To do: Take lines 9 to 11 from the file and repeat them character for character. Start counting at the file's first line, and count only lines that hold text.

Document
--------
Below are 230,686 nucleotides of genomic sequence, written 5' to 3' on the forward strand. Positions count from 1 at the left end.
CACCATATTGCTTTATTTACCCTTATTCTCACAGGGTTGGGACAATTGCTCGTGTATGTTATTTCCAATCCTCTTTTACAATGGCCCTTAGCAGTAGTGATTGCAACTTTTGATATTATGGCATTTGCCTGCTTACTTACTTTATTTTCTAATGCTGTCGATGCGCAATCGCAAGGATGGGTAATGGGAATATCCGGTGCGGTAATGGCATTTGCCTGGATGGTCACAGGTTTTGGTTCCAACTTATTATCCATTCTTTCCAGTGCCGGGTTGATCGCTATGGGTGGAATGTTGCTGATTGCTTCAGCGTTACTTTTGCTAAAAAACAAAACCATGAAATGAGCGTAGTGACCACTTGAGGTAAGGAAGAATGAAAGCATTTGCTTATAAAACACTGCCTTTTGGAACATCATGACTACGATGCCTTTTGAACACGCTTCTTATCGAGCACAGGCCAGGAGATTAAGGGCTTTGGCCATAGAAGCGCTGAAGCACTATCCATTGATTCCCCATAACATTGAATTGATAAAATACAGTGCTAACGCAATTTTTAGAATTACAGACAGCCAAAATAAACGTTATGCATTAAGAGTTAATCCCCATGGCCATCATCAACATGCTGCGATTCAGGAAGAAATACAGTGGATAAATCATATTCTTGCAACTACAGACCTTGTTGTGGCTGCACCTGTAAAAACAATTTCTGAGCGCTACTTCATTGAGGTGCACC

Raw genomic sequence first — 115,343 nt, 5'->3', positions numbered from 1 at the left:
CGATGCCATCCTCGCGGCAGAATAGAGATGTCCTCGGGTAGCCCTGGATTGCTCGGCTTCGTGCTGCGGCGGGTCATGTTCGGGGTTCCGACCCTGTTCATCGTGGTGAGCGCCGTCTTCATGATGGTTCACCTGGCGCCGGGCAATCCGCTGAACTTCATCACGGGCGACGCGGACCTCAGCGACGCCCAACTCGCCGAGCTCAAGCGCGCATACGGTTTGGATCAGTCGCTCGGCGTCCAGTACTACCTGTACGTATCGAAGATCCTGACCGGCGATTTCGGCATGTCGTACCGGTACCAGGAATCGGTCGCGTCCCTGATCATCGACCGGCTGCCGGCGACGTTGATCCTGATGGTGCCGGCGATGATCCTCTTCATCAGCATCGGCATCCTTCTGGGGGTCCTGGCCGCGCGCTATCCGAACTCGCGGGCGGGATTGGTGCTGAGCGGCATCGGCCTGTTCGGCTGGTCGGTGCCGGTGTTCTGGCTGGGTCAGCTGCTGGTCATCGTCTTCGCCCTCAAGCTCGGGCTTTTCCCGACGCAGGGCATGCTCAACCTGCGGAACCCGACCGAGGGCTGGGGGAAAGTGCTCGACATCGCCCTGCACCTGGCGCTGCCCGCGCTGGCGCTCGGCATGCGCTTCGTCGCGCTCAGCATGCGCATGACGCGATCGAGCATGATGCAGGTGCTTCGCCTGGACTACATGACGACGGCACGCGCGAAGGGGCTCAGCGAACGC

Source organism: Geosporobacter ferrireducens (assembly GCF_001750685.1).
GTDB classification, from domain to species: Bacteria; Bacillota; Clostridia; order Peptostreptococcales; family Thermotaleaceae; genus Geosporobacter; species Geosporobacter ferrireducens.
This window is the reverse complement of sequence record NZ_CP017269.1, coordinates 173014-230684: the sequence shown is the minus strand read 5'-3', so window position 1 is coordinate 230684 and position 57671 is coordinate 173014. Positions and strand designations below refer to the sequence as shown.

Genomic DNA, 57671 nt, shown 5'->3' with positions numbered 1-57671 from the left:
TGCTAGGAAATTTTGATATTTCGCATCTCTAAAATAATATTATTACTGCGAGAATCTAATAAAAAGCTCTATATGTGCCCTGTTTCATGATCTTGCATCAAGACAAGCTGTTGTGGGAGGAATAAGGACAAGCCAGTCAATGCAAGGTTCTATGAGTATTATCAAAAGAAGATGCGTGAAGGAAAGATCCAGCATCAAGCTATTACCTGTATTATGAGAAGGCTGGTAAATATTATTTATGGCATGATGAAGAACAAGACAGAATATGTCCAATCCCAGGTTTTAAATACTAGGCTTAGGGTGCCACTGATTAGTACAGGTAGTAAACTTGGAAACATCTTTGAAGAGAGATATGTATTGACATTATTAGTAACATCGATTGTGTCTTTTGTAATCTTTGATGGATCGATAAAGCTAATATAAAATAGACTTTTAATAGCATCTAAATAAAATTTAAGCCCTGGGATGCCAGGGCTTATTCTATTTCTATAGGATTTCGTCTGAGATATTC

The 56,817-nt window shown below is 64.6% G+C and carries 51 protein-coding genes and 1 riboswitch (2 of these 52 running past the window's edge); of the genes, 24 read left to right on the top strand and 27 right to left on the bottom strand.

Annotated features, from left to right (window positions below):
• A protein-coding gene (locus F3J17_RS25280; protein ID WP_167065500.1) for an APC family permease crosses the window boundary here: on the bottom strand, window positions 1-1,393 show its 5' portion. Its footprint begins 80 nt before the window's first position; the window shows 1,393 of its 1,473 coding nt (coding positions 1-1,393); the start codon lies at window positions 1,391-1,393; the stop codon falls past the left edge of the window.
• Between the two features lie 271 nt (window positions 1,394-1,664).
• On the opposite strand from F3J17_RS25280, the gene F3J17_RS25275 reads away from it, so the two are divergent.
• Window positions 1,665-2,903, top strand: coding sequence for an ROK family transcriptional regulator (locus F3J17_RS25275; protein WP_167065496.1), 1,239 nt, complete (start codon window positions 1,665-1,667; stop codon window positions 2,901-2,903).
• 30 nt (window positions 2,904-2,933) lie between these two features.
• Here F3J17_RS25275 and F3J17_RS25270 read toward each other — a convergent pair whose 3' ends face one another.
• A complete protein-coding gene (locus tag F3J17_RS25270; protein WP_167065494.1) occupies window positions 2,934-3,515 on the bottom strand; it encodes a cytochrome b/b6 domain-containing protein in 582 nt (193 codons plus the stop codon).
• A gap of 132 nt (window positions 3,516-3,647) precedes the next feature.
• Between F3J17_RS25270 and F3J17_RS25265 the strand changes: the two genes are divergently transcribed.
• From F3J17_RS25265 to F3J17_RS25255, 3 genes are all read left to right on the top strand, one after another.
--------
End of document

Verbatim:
TGCTAGGAAATTTTGATATTTCGCATCTCTAAAATAATATTATTACTGCGAGAATCTAATAAAAAGCTCTATATGTGCCCTGTTTCATGATCTTGCATCAAGACAAGCTGTTGTGGGAGGAATAAGGACAAGCCAGTCAATGCAAGGTTCTATGAGTATTATCAAAAGAAGATGCGTGAAGGAAAGATCCAGCATCAAGCTATTACCTGTATTATGAGAAGGCTGGTAAATATTATTTATGGCATGATGAAGAACAAGACAGAATATGTCCAATCCCAGGTTTTAAATACTAGGCTTAGGGTGCCACTGATTAGTACAGGTAGTAAACTTGGAAACATCTTTGAAGAGAGATATGTATTGACATTATTAGTAACATCGATTGTGTCTTTTGTAATCTTTGATGGATCGATAAAGCTAATATAAAATAGACTTTTAATAGCATCTAAATAAAATTTAAGCCCTGGGATGCCAGGGCTTATTCTATTTCTATAGGATTTCGTCTGAGATATTC

The 56,817-nt window shown below is 64.6% G+C and carries 51 protein-coding genes and 1 riboswitch (2 of these 52 running past the window's edge); of the genes, 24 read left to right on the top strand and 27 right to left on the bottom strand.

Annotated features, from left to right (window positions below):